Solastalgia is a term coined by Australian philosopher Glenn Albrecht in 2010. It is used to describe the distress caused by environmental change, an inconsolable nostalgia, a homesickness for a home one has never left.

Our home is changing all around us – landscapes and natural ecosystems are undergoing degradation at a rate we are unable to emotionally integrate. While historically chaos and destruction were caused by wars and natural disasters, it is the human need for growth, development and construction that transformed into a devastating force in the current age. All around the world natural landscapes have been completely ravaged, and not only by wars and large-scale industrial activity. Everyday life – as a sum of hundreds of thousands of homes, small businesses, workplaces, shops and transportation facilities – has caused a landscape catastrophe. Szymon Rogiński registers Polish townscapes using both a telephoto lens and a wide-angle drone camera. He sees both the intimate emotions, the poignant efforts of local people and the disastrous effect they contribute to, posing questions of the weight of our presence in the material and virtual world.

Photography: Kebabs, Internets, Tombstones

In Poland, traces of socialist central planning implemented between the 1950s and 1980s coexist with the architectural remnants of unrestricted low-budget entrepreneurship of the transformation era. All these are slowly being suppressed by corporate capitalism efficiently laying foundations for a new era of motorways and storage facilities. Societal change manifests in the choice of building materials. Wood, brick and tar paper were replaced by plastic “siding” and prefabricated concrete fences with arabesque-like details in the 1990s, after which came the era of aluminium, glass and asbestos, forwarding centres and shopping malls. But time doesn’t flow equally fast in various places. Transformation in the suburbs never ends and is never successful. Szymon Rogiński ventures out into the meanders of vernacular architecture, registering intimate rituals of modernisation on a micro scale. Internets – meaning internet cafes and PC service points – show the provincial face of digitisation and the ubiquity of the web. The migration crisis and parochial nationalism are symbolised by Kebabs – cheap eateries owned by economic expatriates, whose clients are often locals representing nationalist and xenophobic sentiments. The Tombstones series points to contemporary spiritual confusion and commercialisation of the sacred. However ugly, poor and funny their subjects, Rogiński’s photographs can be considered pretty and moving in their own way, imbued with affection towards the constant human effort.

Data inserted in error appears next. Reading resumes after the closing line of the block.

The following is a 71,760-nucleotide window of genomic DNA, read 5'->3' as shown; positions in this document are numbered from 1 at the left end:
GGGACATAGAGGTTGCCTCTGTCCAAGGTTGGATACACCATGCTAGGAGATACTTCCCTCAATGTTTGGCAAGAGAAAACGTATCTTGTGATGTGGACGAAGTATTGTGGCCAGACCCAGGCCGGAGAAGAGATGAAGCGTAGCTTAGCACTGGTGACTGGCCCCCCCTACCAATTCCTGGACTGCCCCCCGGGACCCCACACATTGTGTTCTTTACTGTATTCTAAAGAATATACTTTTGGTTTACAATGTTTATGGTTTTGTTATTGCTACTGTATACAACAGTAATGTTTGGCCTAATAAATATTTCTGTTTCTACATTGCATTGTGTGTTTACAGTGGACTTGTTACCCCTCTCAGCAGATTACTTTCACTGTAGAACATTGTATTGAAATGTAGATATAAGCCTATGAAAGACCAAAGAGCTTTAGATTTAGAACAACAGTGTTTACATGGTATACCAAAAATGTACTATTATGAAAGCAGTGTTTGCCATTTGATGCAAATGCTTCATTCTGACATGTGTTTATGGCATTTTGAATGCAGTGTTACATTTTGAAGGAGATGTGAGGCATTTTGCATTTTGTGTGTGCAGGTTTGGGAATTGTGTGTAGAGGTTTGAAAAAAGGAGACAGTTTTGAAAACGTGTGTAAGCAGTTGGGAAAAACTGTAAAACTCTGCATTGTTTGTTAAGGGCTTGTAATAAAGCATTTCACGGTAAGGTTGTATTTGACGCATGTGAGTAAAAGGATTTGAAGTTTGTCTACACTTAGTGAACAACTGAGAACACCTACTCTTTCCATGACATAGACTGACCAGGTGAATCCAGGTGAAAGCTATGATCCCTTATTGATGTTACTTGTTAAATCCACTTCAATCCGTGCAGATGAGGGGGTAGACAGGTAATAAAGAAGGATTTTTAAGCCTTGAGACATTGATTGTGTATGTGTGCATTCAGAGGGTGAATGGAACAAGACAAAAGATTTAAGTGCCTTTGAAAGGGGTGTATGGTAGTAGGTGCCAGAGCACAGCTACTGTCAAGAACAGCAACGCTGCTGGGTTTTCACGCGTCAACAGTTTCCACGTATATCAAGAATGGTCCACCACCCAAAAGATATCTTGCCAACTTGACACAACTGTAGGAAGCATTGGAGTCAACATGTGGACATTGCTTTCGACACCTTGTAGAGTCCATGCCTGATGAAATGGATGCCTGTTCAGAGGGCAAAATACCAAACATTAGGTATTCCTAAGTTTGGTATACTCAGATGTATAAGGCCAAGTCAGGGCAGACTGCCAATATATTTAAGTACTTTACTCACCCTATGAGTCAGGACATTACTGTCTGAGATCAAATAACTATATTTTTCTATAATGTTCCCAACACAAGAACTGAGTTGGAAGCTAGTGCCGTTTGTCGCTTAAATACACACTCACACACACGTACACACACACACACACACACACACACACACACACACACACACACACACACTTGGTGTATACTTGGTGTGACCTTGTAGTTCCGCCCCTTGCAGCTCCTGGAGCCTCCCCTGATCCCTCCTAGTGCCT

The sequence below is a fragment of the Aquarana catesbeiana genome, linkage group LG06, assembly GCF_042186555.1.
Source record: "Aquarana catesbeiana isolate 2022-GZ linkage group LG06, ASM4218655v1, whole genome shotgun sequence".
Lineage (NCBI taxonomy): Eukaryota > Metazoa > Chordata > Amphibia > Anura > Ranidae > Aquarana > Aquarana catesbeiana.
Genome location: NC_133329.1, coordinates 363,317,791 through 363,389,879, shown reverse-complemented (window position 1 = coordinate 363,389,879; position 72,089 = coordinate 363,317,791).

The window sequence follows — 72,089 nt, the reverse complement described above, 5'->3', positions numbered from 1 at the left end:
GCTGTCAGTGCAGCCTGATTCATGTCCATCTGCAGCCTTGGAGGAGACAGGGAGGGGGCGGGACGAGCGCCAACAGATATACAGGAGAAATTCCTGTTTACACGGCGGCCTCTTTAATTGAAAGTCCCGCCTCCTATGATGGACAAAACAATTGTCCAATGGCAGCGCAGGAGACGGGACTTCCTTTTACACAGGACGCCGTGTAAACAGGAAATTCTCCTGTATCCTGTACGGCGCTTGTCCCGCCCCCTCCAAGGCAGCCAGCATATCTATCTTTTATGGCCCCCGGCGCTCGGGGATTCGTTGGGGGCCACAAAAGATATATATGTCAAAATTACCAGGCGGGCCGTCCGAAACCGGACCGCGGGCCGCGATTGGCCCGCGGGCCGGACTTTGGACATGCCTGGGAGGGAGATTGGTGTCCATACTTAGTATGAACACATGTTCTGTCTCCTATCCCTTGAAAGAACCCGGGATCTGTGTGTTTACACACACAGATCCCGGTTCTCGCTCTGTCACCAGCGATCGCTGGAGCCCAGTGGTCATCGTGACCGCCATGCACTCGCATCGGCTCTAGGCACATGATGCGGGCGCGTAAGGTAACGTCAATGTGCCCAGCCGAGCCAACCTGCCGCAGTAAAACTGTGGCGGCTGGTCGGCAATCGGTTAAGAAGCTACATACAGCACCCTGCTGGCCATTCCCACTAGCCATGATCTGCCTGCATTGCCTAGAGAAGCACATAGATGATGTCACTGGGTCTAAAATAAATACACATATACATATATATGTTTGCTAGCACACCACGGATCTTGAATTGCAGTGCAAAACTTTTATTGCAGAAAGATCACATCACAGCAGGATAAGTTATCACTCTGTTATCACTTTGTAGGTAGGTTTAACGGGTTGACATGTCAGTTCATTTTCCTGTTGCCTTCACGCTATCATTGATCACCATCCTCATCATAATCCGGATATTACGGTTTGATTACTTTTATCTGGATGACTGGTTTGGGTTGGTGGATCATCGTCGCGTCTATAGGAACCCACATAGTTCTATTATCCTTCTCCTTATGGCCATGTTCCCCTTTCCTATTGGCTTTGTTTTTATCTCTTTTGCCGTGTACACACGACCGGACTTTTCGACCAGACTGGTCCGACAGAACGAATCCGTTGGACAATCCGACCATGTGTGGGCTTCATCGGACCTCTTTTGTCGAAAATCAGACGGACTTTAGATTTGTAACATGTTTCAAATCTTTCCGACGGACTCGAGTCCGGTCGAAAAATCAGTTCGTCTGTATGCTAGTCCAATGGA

Virtual reality – Solastalgia

A change of scale: a world full of chaotic, ugly buildings captured from above by the cold eye of a drone camera, presents its own horrific scale. Seeing the amount of destruction we have done to our landscape, it is difficult to feel sentimental over the naive aesthetics of provincial stores. Rogiński uses data acquired through photogrammetry to create a virtual reality environment. The result is an apocalyptic world, terrifying in its ugliness and simultaneously realistic and familiar. The conscious use of the VR technology allows us to see the true face of the reality we live in. We speak more and more openly of the socio-psychological aspects of the climate crisis and the clinical mental disorders that develop in response to environmental deprivation (lack of access to the natural environment) and are conscious of the irreparable harm that the climate, landscape and the planetary ecosystem are subjected to before our eyes. Countless works are dedicated to the depression, anxiety and grief experienced by the younger generations. Isolation and travel restrictions imposed as safety measures during the pandemic helped those feelings disseminate. Given the immense pressure placed upon us, are we capable of feeling once more the unconditional faith in progress expressed by the modernists of the 20th century? Equipped with contemporary knowledge of ecology, economy, social psychology, can we put faith in the implementation of an urban meta-project? Improving the living conditions of humans is no longer the priority when life itself is at stake.
It is almost impossible to spot a human figure in Rogiński’s work, but human presence is touched upon in several aspects. He puts into question the differences between virtual presence and physical existence in the urban realm. Are we ready to share our cities with migrants?
Through the VR installation, the visitors will undergo an incorporeal flight over a desolate city, reminiscent of an out of body experience. Photographs of the Tombstones series remind us that one day we will all become funeral home customers.




14.04 – 28.04.2023

SARP Pavilion, Foksal Street 2


May – June 2023

Museum of Photography MuFo, Rakowicka Street 22A


Photography, photogrammetry and VR concept and direction: Szymon Rogiński
Curatorial supervision and exhibition design: Agnieszka Tarasiuk
Academic curator: Prof. dr. hab. arch. Bolesław Stelmach
NIAIU coordination: Kacper Kępiński
Musical theme: Macio Moretti
VR sound design and sound installation: Gustaw Gliwinski.
Production of the exhibition and VR application: Marcin Marczyk
Digital Artists: Pavlo Mazur, Martix Navrot, Jagoda Wójtowicz
Programming: Łukasz Nizik
Graphic design: Michal Babski

Special thanks to:
Wojtek Markowski, Michał Marczak, Krzysztof Garbaczewski